A baseline study of atmospheric ammonia concentration and fluxes for forest

Tuesday, 16 December 2014
Kristina Hansen1, Eva Boegh1, Karen E Hornsby2, Sara C Pryor3 and Lise Lotte Sørensen4, (1)Roskilde University, Roskilde, Denmark, (2)Indiana University, Bloomington, IN, United States, (3)Cornell University, Ithaca, NY, United States, (4)Aarhus University, Aarhus, Denmark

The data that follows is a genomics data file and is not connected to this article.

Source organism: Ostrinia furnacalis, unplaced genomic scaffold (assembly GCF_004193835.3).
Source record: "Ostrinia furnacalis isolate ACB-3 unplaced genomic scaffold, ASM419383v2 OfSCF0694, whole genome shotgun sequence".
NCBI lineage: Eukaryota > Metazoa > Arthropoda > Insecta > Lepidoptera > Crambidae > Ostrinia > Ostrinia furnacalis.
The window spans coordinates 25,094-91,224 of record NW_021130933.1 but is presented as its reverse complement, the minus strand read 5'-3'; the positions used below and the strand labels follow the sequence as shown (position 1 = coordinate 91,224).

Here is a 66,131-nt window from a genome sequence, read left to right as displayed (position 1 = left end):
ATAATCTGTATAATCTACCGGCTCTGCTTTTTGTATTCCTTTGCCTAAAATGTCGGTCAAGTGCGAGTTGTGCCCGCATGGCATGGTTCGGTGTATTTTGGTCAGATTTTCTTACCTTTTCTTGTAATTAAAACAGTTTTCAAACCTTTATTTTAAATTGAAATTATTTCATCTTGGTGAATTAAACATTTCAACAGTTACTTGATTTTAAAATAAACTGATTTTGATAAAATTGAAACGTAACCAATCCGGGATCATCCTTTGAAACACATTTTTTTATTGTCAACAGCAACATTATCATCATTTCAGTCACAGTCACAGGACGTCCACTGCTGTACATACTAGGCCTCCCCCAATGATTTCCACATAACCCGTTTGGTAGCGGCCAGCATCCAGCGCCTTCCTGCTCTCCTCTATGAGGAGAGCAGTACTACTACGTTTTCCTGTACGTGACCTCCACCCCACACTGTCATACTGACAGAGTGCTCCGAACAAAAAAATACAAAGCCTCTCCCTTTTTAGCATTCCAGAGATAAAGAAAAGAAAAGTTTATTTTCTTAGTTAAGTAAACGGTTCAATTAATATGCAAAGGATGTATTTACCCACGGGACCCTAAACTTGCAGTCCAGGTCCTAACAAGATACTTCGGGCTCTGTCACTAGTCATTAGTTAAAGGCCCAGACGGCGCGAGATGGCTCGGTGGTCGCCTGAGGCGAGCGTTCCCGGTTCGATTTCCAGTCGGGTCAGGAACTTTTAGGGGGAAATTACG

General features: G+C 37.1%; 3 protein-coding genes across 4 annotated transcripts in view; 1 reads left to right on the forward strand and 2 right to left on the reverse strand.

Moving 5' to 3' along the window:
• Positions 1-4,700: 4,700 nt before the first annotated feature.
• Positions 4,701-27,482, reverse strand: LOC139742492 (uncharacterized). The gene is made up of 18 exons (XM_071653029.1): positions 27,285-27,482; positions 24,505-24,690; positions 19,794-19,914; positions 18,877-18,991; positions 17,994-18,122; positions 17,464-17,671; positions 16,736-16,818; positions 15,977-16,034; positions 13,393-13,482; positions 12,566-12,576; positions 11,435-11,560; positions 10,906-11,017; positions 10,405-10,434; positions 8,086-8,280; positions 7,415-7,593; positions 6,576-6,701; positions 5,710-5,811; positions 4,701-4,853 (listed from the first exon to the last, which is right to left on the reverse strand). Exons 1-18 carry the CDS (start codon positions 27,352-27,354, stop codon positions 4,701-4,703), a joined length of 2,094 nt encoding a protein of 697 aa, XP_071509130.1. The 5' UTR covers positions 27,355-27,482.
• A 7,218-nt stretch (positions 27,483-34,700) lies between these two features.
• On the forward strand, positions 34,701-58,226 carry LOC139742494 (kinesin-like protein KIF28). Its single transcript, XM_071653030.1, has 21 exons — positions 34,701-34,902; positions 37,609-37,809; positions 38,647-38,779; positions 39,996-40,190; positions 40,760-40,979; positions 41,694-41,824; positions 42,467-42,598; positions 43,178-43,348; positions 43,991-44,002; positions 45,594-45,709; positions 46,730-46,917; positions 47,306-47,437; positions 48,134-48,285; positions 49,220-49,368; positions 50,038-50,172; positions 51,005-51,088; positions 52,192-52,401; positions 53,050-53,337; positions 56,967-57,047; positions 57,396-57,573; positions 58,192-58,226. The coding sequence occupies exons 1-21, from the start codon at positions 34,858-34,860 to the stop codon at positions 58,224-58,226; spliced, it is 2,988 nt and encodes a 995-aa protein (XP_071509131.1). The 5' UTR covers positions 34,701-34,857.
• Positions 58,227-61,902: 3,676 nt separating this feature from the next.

Natural ammonia emissions are difficult to address because most measurement sites are influenced by nearby anthropogenic ammonia sources. Furthermore, measuring the net exchange of ammonia is challenging due to bi-directionality of the flux and the high reactivity of ammonia. In this study we present two months of half-hourly ammonia fluxes and concentrations measured above the remote forest site Morgan-Monroe State Forest (MMSF) in the central Midwest in USA. Measurements are conducted during the late summer and autumn 2013 using the Relaxed Eddy Accumulation Method with the purpose is to quantify the baseline concentration and exchange of ammonia in a natural forest ecosystem and to understand the controlling processes. Combined with additional ammonia studies for MMSF a seasonal baseline of the ammonia concentration above the forest of spring = 0.39±0.39, summer = 0.30±0.39, autumn = 0.20±0.26, and winter = 0.26±0.1 μg m-3 was concluded. The mean concentration of ammonia measured in this study was 0.23 μg m-3 but shorter periods with concentration higher than 1 μg m-3 were also seen. The fluxes were mainly upward (emission) of up to 0.11 μg m-2 s-1, however, when the atmospheric concentration was higher, downward fluxes (deposition) up to -0.07 μg m-2 s-1 occurred. Air mass back trajectories from the Hybrid Single Particle Lagrangian Integrated Trajectory (HYSPLIT) model did not identify any specific source area causing the higher ammonia concentrations measured affirming that the atmospheric ammonia is surface controlled. The largest fluxes was found shortly after rain events indication that the humidity of the forest ecosystem in crucial in controlling both deposition and emission of atmospheric ammonia. Measurements of size resolved aerosol concentrations and nitric acid gas concentrations and fluxes indicated that gas-particle phase partitioning occurred and influenced the exchange of ammonia. At last, a clear diurnal pattern in the ammonia concentration and fluxes was observed. Higher concentrations during nighttime and lower concentrations during daytime were found to some extent to be related to the diurnal development of the atmospheric boundary layer.